LIGHTNING TRAGEDY AT THE FAMILY LEVEL
Earlier this month, September 2021, the Monitor newspaper published an article on lightning safety by Esther Oluka which touched on different aspects of the lightning hazard and quoted several professionals in the promotion of lightning safety. This pioneering article wen
t beyond the usual outcry for action by local media after specific lightning incidents and should be applauded as valuable public education aimed at injury prevention instead of disaster response.
It is a big step in the right direction.
The lightning hazard permeates communities across sub-Saharan Africa. While every lightning injury and death is a tragedy to that person's family, in much of Africa, entire families can be killed by one strike. Unfortunately, September has brought us several reports of family tragedies:
In Uganda, five people belonging to the same family died from a lightning strike
in early September.
In Angola’s Bié province, five people, including four from the same family,
were killed by lightning according to the local civil protection and fire service.
In Tanzania, four people, a couple and their two children,
were killed by lightning as they slept.
As this column has discussed before, these tragedies can be fuel for multiple conspiracy theories, most of which increase the risk of lightning injury because of fanning beliefs lacking in scientific knowledge -- If people believe that lightning deaths are inevitable and beyond their control, any move to educate and change behavior to prevent injuries can be seen as futile.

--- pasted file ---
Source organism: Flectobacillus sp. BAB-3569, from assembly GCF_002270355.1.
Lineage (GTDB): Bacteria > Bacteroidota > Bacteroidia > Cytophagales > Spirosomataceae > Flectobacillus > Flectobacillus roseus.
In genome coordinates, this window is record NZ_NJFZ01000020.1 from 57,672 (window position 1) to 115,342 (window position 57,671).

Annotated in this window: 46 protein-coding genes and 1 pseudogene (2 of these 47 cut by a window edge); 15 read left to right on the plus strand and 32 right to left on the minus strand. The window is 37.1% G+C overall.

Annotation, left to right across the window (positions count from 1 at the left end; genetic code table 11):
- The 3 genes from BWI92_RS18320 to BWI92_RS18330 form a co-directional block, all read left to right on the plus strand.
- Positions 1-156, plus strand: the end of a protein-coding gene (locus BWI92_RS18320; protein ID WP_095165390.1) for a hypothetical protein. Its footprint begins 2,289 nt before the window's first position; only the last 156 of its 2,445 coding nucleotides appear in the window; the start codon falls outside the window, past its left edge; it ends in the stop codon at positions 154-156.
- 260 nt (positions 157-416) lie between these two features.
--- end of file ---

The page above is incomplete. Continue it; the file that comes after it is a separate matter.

We need to change this!
It is very difficult to comfort or teach people who are in the midst of grief for the their lost dear ones. After such incidents, survivors can quickly yield to traditional beliefs because of lack of knowledge and solutions on how to prevent the tragedies that befell them.
At ACLENet, we believe that reliable, practical public safety education should come before lightning strikes instead of after deaths and family tragedies have occurred. Leaders at all levels who are concerned with Disaster Risk Reduction (DRR) should take up the responsibility of educating the general public on lightning safety and injury prevention.
We are finalizing a Memorandum of Understanding with Government of Uganda (GoU), after many hiccups, and hope to influence the Ministry and Departments responsible for DRR to concentrate on prevention and preparedness instead of only response. We look forward to working with many professionals in Uganda and the media to bring about this public education.
Together, we can work to reduce the number of deaths, injuries, and property damage due to lightning across Africa.